Trying to get native typography features from Mac at Windows

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Andrés Sanhueza's picture
Joined: 15 Oct 2007 - 4:19pm
Trying to get native typography features from Mac at Windows
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I recently acquired an HP laptop with Windows 8. It's pretty fast, yet I'm unsure if it was worth it (I got it because a Macbook of similar characteristics cost 3 times more), but basically because I was using (and still) an iMac for about 4 years and I kind of get used too much to many of their friendlier quirks. Typography related, I miss from Windows:

—The Mac keyboard allows to type additional characters besides the default layout much easier (the ones from the legacy Apple character encoding), which for me at least is very useful. I haven't found a good way to make the same on Windows 8 yet.
—Windows "Character map" is pretty dull looking comparer to the Mac equivalent and, unlike Mac, it hasn't been updated from years! (even if additional Unicode characters are still being added to their fonts).
—It don't have any fancy app to manage the fonts, although unlike Mac, I like they keep all in the same folder.

Any suggestions? It was worth it? Besides typography, I also work with Photoshop, InDesign, Illustrator and Premiere. All of the stuff is cross-plataform, but I'm starting to worry that were I work most people use Mac exclusive Final Cut for video edition.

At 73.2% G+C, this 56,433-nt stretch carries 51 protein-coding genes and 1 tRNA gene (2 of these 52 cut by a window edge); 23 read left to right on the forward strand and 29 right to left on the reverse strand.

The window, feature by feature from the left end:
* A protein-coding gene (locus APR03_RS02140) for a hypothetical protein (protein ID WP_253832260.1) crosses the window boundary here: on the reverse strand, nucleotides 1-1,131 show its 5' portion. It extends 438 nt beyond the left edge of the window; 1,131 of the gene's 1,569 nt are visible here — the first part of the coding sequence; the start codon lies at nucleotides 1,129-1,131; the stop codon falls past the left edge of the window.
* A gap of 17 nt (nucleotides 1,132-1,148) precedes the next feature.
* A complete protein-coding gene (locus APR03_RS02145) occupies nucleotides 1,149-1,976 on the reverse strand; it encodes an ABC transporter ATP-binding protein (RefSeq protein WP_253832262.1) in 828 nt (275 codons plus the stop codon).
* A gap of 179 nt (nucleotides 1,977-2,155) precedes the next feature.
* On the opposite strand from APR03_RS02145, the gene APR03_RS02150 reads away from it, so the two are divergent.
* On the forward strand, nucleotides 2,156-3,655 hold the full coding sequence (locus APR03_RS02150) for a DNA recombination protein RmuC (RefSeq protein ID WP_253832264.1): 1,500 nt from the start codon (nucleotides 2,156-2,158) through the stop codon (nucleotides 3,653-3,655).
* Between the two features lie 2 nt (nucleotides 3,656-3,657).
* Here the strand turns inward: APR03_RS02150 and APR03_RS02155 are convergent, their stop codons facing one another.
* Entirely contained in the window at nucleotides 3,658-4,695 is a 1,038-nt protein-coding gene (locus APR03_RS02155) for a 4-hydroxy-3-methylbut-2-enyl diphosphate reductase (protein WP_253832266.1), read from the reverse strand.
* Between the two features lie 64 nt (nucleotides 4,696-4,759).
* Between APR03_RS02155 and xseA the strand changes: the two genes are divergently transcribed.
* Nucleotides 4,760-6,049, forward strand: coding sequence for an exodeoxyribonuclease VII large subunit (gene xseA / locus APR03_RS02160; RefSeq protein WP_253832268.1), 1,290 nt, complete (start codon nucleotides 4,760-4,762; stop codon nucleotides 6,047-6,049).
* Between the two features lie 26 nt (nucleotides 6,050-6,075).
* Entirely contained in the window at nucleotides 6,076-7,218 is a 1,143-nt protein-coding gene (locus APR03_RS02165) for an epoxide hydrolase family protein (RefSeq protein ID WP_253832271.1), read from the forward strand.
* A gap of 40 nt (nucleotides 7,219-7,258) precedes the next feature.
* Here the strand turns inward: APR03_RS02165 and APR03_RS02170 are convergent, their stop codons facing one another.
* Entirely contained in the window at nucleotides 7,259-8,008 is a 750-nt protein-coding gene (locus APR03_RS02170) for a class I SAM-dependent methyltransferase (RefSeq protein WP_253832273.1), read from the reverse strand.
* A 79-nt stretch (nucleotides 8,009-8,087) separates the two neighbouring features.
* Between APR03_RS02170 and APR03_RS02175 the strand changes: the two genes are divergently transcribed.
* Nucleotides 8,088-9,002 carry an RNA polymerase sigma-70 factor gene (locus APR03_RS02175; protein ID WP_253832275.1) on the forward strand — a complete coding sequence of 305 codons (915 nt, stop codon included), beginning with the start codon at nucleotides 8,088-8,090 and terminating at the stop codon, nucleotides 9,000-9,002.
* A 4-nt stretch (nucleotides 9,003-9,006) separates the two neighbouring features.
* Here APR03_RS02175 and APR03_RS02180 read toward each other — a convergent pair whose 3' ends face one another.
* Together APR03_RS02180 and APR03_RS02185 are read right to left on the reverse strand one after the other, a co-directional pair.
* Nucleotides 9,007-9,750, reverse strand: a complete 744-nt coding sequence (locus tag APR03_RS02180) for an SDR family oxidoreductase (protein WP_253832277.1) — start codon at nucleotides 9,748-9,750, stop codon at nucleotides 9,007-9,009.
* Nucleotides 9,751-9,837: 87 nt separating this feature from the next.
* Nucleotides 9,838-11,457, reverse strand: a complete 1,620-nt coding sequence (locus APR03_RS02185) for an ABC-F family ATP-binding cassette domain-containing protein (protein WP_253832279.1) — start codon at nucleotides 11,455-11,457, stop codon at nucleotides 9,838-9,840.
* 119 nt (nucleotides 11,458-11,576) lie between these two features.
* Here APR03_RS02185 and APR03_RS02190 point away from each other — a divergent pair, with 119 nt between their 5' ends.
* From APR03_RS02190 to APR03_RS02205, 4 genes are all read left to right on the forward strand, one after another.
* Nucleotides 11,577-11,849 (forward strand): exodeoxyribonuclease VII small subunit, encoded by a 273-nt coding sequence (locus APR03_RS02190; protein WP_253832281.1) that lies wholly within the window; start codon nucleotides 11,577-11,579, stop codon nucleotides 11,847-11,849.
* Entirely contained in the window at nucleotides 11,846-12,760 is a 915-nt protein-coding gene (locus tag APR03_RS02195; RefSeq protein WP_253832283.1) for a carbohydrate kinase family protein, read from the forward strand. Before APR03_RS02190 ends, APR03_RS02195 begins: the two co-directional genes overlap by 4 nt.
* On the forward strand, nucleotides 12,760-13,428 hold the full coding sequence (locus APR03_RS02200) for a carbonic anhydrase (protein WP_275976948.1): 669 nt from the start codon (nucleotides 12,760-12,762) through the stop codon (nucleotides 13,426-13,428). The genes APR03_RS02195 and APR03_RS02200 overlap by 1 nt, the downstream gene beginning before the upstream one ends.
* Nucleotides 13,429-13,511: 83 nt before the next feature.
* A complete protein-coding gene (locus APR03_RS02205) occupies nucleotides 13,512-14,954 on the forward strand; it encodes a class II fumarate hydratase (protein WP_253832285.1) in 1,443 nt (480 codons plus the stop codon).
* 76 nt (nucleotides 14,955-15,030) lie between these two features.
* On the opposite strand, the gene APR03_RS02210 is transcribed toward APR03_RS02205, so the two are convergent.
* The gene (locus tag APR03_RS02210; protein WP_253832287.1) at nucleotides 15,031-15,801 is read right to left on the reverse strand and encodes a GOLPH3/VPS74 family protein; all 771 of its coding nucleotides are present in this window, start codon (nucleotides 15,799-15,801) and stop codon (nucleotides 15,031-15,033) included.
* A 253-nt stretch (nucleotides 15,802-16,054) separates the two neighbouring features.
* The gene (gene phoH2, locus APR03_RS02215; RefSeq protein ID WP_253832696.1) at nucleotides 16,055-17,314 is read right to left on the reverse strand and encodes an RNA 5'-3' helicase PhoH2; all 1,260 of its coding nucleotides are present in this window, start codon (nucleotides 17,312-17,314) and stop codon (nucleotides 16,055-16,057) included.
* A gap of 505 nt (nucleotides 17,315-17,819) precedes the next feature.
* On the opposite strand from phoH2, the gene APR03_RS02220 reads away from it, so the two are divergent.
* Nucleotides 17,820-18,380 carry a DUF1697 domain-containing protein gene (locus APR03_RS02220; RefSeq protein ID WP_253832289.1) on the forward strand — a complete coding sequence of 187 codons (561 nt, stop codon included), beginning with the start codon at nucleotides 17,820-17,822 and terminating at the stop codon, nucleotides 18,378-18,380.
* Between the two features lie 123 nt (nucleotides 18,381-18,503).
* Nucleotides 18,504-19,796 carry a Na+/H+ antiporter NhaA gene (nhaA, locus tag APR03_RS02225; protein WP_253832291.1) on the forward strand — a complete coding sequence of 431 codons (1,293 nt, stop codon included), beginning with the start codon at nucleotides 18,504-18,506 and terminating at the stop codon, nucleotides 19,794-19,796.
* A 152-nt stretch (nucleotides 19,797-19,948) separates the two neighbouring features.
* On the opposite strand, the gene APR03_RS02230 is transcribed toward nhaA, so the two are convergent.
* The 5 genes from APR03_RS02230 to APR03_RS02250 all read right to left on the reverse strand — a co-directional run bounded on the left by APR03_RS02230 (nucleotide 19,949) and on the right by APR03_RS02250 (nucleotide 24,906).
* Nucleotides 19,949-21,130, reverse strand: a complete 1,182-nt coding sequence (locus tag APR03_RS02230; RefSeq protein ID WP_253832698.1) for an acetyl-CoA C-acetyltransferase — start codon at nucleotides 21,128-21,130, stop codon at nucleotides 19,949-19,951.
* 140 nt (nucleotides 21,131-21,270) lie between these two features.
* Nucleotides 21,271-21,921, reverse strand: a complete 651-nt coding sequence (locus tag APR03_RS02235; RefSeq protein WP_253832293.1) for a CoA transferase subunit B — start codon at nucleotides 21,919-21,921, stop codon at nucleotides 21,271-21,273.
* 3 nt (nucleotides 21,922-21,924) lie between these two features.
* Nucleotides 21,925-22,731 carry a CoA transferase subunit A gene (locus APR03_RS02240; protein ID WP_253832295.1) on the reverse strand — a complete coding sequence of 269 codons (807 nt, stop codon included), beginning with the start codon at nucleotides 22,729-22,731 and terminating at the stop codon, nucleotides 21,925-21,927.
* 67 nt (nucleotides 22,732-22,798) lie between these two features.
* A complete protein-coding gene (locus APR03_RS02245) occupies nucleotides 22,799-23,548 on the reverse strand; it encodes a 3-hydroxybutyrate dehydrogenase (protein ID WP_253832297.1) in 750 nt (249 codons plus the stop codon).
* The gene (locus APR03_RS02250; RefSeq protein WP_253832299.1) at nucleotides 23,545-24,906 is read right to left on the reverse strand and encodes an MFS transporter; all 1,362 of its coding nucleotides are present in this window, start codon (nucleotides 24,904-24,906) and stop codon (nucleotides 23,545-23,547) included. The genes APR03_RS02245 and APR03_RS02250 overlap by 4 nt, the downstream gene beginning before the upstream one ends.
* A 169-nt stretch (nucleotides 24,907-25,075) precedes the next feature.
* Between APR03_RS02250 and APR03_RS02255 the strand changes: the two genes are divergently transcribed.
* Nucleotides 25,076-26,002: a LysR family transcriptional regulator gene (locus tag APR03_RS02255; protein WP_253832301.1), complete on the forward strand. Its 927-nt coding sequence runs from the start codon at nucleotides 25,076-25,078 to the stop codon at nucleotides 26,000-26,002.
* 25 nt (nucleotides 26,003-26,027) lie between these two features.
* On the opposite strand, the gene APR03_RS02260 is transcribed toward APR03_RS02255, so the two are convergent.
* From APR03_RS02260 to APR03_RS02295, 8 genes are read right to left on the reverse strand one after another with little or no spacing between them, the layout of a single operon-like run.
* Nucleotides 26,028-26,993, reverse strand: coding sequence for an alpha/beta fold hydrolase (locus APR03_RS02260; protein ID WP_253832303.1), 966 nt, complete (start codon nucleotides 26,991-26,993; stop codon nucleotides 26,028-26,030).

Patrick Lee's picture
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Joined: 28 Feb 2007 - 2:08pm
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You can get an alternate keyboard layout that mimics that of a Mac here:
http://ohkine.tumblr.com/post/376098469/macintosh-keyboard-layouts-for-w...

I consider it a must even though I’ve never been a Mac person. It sometimes behaves a little oddly in InDesign (you’ll see what I mean after using it for a few days), but other than that works perfectly.

A popular, free font manager is NexusFont, and it also includes its own character map. I’ve experimented with it, and it seemed nice, but it just wasn’t necessary enough for me to get into the habit of using it.

Patrick Lee's picture
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Joined: 28 Feb 2007 - 2:08pm
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Oh, also, it only just occurred to me that it would be helpful for you to know that in Windows, you’re much better off learning the “alt codes” for often-used special characters than making frequent trips to the Character Map and back.

You can see them in the lower right corner of the Character Map windows (where it says “Keystroke”), and you enter them by holding the left Alt key and entering the numeric code on your numpad (including any leading zeroes), so an em-dash, for example, is Alt+0151.